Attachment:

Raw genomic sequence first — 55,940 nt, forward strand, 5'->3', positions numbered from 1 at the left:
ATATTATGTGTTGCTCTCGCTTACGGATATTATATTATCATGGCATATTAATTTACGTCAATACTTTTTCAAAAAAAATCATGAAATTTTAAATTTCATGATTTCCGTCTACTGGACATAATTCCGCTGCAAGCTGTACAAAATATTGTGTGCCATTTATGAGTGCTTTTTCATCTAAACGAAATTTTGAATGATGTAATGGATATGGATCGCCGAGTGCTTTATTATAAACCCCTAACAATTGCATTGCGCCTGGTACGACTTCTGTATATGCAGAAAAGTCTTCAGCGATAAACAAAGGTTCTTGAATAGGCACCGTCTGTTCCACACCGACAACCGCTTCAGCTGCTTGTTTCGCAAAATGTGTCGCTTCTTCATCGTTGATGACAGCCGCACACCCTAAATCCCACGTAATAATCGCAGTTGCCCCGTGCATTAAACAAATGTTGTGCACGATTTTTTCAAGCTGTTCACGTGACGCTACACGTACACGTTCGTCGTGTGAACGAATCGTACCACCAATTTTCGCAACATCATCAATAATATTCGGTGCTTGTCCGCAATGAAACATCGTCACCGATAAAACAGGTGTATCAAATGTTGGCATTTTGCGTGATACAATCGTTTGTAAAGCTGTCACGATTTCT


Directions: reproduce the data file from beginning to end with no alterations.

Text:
Raw genomic sequence first — 55,940 nt, forward strand, 5'->3', positions numbered from 1 at the left:
ATATTATGTGTTGCTCTCGCTTACGGATATTATATTATCATGGCATATTAATTTACGTCAATACTTTTTCAAAAAAAATCATGAAATTTTAAATTTCATGATTTCCGTCTACTGGACATAATTCCGCTGCAAGCTGTACAAAATATTGTGTGCCATTTATGAGTGCTTTTTCATCTAAACGAAATTTTGAATGATGTAATGGATATGGATCGCCGAGTGCTTTATTATAAACCCCTAACAATTGCATTGCGCCTGGTACGACTTCTGTATATGCAGAAAAGTCTTCAGCGATAAACAAAGGTTCTTGAATAGGCACCGTCTGTTCCACACCGACAACCGCTTCAGCTGCTTGTTTCGCAAAATGTGTCGCTTCTTCATCGTTGATGACAGCCGCACACCCTAAATCCCACGTAATAATCGCAGTTGCCCCGTGCATTAAACAAATGTTGTGCACGATTTTTTCAAGCTGTTCACGTGACGCTACACGTACACGTTCGTCGTGTGAACGAATCGTACCACCAATTTTCGCAACATCATCAATAATATTCGGTGCTTGTCCGCAATGAAACATCGTCACCGATAAAACAGGTGTATCAAATGTTGGCATTTTGCGTGATACAATCGTTTGTAAAGCTGTCACGATTTCT